Freedom of access to information

Intellectual freedom is the right to access and share information, to intellectual activity and creativity, to expression and debate. 

A fair and prosperous democratic society is built upon access to information and ideas, the ability to develop knowledge and communicate with others.


Censorship is the suppression of ideas and information that certain persons—individuals, groups or government officials—find objectionable or dangerous.
Definition of censorship from the American Library Association

When a library and information service is funded by the public it should provide access to all publically available information as far as resources allow.

Access should not be restricted on any grounds but the law and the legal basis of any restriction should always be stated. Library and information professionals should have full control over collection development, management and access within broad policies set by their organisation.

Freedom of information

CILIP believes that all publicly funded information, including Government data and publicly funded research, should be accessible to the public unless there is good reason otherwise. A good reason would include the excluded categories listed in the Freedom of Information Act (2000). The default position for information generated in Government must be that it should be made publically available.

Within a knowledge economy information assets are business critical to many businesses and other independently funded organisations. These assets provide competitive advantage, contribute to profit and help them meet their objectives. Access may be restricted on grounds such as commercial interest. Such organisations should manage their information within an appropriate regulatory and ethical framework.

CILIP's Statement on Intellectual Freedom, Access to information and Censorship sets out our commitment to promoting a society where intellectual activity and creativity, freedom of expression and debate, and access to information are encourages and nurtured as vital elements underpinning individual and community fulfillment in all aspects of human life.

Promoting intellectual freedom and human rights are central to the library and information profession’s ethics and values.

Library and information professionals have a unique role providing access to information and knowledge by managing, developing and making materials and resources available to their users. 

CILIP opposes censorship and supports the right to intellectual freedom.

We believe that freedom of expression, freedom to debate and access to information are fundamental in a free and democratic society.

CILIP Members

Commitment to the defence, and the advancement, of access to information, ideas and works of the imagination.
CILIP Ethical Principle, no. 3

CILIP members span the public and private sectors including schools, businesses, colleges, prisons, Government, healthcare and the public library network.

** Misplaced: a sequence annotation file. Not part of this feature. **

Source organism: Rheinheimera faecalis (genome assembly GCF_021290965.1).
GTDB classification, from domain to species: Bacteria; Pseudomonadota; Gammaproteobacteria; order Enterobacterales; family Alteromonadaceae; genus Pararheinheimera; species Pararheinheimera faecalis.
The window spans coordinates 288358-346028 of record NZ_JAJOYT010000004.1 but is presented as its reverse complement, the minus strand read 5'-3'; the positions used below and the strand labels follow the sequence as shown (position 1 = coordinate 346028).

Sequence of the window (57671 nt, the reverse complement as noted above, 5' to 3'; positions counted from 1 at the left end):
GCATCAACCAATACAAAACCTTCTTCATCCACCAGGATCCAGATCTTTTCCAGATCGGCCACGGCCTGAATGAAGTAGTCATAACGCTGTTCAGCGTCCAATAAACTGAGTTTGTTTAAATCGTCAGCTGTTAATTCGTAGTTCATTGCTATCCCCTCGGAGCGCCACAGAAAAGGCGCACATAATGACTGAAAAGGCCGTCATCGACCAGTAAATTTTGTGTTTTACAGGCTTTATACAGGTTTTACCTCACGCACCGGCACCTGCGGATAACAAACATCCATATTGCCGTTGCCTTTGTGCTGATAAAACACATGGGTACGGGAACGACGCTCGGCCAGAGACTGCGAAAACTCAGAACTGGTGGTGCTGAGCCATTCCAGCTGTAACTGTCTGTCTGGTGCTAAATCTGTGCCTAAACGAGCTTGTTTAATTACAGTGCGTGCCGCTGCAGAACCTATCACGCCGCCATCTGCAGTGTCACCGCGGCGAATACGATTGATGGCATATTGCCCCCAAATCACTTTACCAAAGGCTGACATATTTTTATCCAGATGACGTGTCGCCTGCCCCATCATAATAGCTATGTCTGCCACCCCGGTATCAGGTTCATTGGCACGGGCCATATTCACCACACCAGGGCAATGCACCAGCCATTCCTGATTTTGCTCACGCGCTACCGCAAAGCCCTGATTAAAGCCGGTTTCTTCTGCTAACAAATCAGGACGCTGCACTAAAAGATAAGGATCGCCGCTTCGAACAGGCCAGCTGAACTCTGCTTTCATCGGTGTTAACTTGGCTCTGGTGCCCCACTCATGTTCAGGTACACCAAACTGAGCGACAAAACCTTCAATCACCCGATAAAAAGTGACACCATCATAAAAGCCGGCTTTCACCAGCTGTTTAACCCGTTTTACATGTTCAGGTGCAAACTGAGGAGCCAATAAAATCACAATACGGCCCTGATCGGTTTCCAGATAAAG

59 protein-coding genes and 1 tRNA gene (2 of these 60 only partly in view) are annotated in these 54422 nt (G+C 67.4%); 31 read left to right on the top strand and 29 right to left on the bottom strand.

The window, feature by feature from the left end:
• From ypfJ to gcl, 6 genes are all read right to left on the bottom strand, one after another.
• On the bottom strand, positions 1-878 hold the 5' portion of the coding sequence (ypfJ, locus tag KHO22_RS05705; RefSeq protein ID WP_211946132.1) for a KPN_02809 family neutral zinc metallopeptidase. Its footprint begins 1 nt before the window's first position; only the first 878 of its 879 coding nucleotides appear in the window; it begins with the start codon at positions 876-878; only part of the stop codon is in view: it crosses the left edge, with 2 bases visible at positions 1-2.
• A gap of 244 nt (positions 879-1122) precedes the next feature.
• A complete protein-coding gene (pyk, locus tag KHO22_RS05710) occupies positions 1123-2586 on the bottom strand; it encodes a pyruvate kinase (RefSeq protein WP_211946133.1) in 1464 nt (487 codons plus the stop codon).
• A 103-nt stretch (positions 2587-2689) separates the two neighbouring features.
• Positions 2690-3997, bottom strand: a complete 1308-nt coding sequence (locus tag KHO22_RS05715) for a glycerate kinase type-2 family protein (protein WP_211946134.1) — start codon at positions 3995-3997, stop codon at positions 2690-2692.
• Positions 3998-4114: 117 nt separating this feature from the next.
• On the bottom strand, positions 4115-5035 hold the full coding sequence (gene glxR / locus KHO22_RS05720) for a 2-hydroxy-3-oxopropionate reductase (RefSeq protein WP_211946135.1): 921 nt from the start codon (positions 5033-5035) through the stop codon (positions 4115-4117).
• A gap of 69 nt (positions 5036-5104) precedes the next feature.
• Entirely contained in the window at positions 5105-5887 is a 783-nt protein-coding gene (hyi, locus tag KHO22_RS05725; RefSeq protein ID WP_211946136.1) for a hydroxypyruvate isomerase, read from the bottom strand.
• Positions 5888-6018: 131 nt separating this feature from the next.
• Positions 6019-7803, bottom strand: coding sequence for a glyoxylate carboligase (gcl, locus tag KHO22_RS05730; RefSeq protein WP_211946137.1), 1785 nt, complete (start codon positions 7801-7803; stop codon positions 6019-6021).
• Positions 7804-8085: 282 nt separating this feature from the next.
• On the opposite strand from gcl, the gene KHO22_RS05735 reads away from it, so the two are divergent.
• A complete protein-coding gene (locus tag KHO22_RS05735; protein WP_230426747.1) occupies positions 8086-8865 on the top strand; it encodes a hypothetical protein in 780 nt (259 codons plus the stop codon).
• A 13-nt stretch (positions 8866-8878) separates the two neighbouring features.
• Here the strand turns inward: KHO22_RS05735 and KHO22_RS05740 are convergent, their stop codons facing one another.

The Code of Professional Practice for library, information and knowledge professionals applies the Ethical Principles to members' responsibilities. The Code also makes some points about professional behaviour.

It includes the responsibility to:

  • Promote equitable access for all members of society to public domain information of all kinds and in all formats.
  • Promote the necessary skills and knowledge amongst users to become effective independent learners and researchers.
  • Make the process of providing information, and the standards and procedures governing that process, as clear and open as possible.
  • Protect the confidentiality of all matters relating to information users, including their enquiries, any services to be provided, and any aspects of the users' personal circumstances or business.
  • Defend the legitimate needs and interests of information users, while upholding the moral and legal rights of the creators and distributors of intellectual property.
  • Strive to achieve an appropriate balance within the law between demands from information users, the need to respect confidentiality, the terms of their employment, the public good and the responsibilities outlined in this Code.

Freedom of access to the internet

CILIP endorses the Council of Europe's guidelines on public access and freedom of expression in networked information. The guidelines see the use of filtering systems to block access to certain content as an "unwarranted interference with the individual's freedom of access to information."

CILIP is concerned that recent research suggests that filtered access to the internet is now a standard approach in UK public libraries and in some instances users are not informed of this. 

The library and information profession supports the right to access information and to share information and ideas across frontiers and in any media, including the internet. Professionally led library and information services play an important role providing access to the internet and the skills, motivation and trust people need to get online and participate digitally.